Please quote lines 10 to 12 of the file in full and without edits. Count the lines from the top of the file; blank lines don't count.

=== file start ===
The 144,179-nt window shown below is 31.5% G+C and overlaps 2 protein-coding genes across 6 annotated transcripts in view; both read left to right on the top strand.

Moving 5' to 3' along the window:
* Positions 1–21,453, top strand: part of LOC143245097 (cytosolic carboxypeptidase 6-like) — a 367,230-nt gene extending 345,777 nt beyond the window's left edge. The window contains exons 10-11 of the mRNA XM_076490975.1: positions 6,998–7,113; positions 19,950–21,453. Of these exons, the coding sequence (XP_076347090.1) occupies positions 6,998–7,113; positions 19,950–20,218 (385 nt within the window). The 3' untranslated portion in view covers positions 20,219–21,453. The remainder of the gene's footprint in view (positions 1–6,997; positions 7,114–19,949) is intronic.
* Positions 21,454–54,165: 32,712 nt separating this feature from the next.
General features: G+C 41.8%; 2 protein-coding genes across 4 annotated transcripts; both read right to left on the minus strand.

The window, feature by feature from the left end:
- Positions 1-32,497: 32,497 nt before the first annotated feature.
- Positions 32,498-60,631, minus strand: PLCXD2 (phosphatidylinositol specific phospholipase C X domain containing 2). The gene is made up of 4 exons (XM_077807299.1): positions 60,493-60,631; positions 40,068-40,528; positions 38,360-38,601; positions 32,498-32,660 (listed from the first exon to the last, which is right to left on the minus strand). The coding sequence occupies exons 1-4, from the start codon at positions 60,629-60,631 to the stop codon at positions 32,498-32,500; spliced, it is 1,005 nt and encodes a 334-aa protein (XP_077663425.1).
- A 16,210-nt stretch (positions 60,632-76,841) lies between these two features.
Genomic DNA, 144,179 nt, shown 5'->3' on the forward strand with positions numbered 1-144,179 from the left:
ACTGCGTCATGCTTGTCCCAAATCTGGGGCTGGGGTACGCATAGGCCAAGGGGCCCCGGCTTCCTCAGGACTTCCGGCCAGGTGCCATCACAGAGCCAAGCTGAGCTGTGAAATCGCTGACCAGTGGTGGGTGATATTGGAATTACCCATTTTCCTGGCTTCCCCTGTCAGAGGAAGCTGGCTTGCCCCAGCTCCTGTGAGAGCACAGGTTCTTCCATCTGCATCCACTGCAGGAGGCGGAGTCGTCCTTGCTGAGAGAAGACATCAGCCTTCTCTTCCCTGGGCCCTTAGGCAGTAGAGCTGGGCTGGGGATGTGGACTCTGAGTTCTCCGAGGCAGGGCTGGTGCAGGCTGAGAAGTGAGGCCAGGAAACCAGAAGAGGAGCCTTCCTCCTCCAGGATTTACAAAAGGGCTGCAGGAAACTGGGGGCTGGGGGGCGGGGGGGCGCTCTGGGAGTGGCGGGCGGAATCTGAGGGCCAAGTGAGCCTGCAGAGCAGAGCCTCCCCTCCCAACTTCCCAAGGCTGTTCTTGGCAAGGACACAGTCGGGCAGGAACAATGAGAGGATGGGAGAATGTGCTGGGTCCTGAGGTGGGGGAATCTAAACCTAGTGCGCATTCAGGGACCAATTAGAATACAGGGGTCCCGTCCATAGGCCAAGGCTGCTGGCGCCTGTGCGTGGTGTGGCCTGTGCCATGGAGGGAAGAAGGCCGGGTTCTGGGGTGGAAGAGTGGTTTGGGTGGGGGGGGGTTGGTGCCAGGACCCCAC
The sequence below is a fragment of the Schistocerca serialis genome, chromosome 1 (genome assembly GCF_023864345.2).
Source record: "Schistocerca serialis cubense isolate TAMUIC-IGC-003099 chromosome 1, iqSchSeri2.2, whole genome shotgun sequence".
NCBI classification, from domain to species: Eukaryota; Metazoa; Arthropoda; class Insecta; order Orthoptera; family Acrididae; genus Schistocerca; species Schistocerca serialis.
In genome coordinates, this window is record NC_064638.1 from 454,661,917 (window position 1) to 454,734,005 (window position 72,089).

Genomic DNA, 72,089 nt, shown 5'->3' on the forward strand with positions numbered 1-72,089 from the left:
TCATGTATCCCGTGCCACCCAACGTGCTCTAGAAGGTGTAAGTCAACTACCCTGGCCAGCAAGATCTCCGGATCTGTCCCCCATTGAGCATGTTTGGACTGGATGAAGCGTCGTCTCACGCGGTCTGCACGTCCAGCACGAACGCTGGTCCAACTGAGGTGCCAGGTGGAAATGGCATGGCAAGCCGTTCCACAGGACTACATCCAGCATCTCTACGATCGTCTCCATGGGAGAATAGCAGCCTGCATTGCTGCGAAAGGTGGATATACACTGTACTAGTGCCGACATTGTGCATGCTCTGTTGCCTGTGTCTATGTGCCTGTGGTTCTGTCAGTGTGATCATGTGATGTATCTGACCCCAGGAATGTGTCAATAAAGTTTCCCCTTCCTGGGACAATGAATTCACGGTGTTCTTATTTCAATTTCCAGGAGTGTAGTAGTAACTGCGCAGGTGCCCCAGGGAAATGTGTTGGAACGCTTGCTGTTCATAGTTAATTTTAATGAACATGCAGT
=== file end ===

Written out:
Genomic DNA, 144,179 nt, shown 5'->3' on the forward strand with positions numbered 1-144,179 from the left:
ACTGCGTCATGCTTGTCCCAAATCTGGGGCTGGGGTACGCATAGGCCAAGGGGCCCCGGCTTCCTCAGGACTTCCGGCCAGGTGCCATCACAGAGCCAAGCTGAGCTGTGAAATCGCTGACCAGTGGTGGGTGATATTGGAATTACCCATTTTCCTGGCTTCCCCTGTCAGAGGAAGCTGGCTTGCCCCAGCTCCTGTGAGAGCACAGGTTCTTCCATCTGCATCCACTGCAGGAGGCGGAGTCGTCCTTGCTGAGAGAAGACATCAGCCTTCTCTTCCCTGGGCCCTTAGGCAGTAGAGCTGGGCTGGGGATGTGGACTCTGAGTTCTCCGAGGCAGGGCTGGTGCAGGCTGAGAAGTGAGGCCAGGAAACCAGAAGAGGAGCCTTCCTCCTCCAGGATTTACAAAAGGGCTGCAGGAAACTGGGGGCTGGGGGGCGGGGGGGCGCTCTGGGAGTGGCGGGCGGAATCTGAGGGCCAAGTGAGCCTGCAGAGCAGAGCCTCCCCTCCCAACTTCCCAAGGCTGTTCTTGGCAAGGACACAGTCGGGCAGGAACAATGAGAGGATGGGAGAATGTGCTGGGTCCTGAGGTGGGGGAATCTAAACCTAGTGCGCATTCAGGGACCAATTAGAATACAGGGGTCCCGTCCATAGGCCAAGGCTGCTGGCGCCTGTGCGTGGTGTGGCCTGTGCCATGGAGGGAAGAAGGCCGGGTTCTGGGGTGGAAGAGTGGTTTGGGTGGGGGGGGGTTGGTGCCAGGACCCCAC
The sequence below is a fragment of the Schistocerca serialis genome, chromosome 1 (genome assembly GCF_023864345.2).